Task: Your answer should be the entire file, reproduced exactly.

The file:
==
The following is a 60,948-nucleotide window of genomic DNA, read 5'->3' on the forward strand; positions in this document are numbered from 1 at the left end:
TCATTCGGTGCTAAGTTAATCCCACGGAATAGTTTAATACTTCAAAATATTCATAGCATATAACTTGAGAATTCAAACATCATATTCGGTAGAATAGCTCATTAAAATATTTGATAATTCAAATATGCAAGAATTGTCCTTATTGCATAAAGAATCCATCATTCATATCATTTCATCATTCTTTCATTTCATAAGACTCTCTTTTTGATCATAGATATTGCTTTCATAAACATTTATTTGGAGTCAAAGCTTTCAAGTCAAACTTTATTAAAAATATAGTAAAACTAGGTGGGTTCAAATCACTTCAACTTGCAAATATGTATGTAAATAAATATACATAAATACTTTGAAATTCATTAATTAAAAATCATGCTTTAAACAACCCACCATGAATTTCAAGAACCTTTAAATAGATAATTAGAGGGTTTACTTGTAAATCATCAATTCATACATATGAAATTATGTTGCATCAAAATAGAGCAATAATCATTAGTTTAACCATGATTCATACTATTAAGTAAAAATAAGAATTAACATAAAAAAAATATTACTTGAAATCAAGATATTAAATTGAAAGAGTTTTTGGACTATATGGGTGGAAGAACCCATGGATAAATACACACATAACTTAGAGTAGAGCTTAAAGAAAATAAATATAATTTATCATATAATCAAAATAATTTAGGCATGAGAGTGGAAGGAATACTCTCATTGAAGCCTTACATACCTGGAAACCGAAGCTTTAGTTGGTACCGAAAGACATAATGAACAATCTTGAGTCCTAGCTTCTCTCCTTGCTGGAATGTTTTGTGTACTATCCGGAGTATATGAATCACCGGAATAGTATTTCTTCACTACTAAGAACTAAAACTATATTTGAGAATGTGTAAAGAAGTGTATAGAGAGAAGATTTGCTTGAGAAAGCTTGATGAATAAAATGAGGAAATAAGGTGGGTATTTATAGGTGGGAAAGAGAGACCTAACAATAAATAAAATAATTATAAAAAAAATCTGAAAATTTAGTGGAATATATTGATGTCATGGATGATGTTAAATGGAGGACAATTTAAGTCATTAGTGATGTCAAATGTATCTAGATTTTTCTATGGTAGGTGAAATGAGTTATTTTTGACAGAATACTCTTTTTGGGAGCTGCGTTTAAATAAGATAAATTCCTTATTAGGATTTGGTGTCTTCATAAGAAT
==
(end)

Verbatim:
The following is a 60,948-nucleotide window of genomic DNA, read 5'->3' on the forward strand; positions in this document are numbered from 1 at the left end:
TCATTCGGTGCTAAGTTAATCCCACGGAATAGTTTAATACTTCAAAATATTCATAGCATATAACTTGAGAATTCAAACATCATATTCGGTAGAATAGCTCATTAAAATATTTGATAATTCAAATATGCAAGAATTGTCCTTATTGCATAAAGAATCCATCATTCATATCATTTCATCATTCTTTCATTTCATAAGACTCTCTTTTTGATCATAGATATTGCTTTCATAAACATTTATTTGGAGTCAAAGCTTTCAAGTCAAACTTTATTAAAAATATAGTAAAACTAGGTGGGTTCAAATCACTTCAACTTGCAAATATGTATGTAAATAAATATACATAAATACTTTGAAATTCATTAATTAAAAATCATGCTTTAAACAACCCACCATGAATTTCAAGAACCTTTAAATAGATAATTAGAGGGTTTACTTGTAAATCATCAATTCATACATATGAAATTATGTTGCATCAAAATAGAGCAATAATCATTAGTTTAACCATGATTCATACTATTAAGTAAAAATAAGAATTAACATAAAAAAAATATTACTTGAAATCAAGATATTAAATTGAAAGAGTTTTTGGACTATATGGGTGGAAGAACCCATGGATAAATACACACATAACTTAGAGTAGAGCTTAAAGAAAATAAATATAATTTATCATATAATCAAAATAATTTAGGCATGAGAGTGGAAGGAATACTCTCATTGAAGCCTTACATACCTGGAAACCGAAGCTTTAGTTGGTACCGAAAGACATAATGAACAATCTTGAGTCCTAGCTTCTCTCCTTGCTGGAATGTTTTGTGTACTATCCGGAGTATATGAATCACCGGAATAGTATTTCTTCACTACTAAGAACTAAAACTATATTTGAGAATGTGTAAAGAAGTGTATAGAGAGAAGATTTGCTTGAGAAAGCTTGATGAATAAAATGAGGAAATAAGGTGGGTATTTATAGGTGGGAAAGAGAGACCTAACAATAAATAAAATAATTATAAAAAAAATCTGAAAATTTAGTGGAATATATTGATGTCATGGATGATGTTAAATGGAGGACAATTTAAGTCATTAGTGATGTCAAATGTATCTAGATTTTTCTATGGTAGGTGAAATGAGTTATTTTTGACAGAATACTCTTTTTGGGAGCTGCGTTTAAATAAGATAAATTCCTTATTAGGATTTGGTGTCTTCATAAGAAT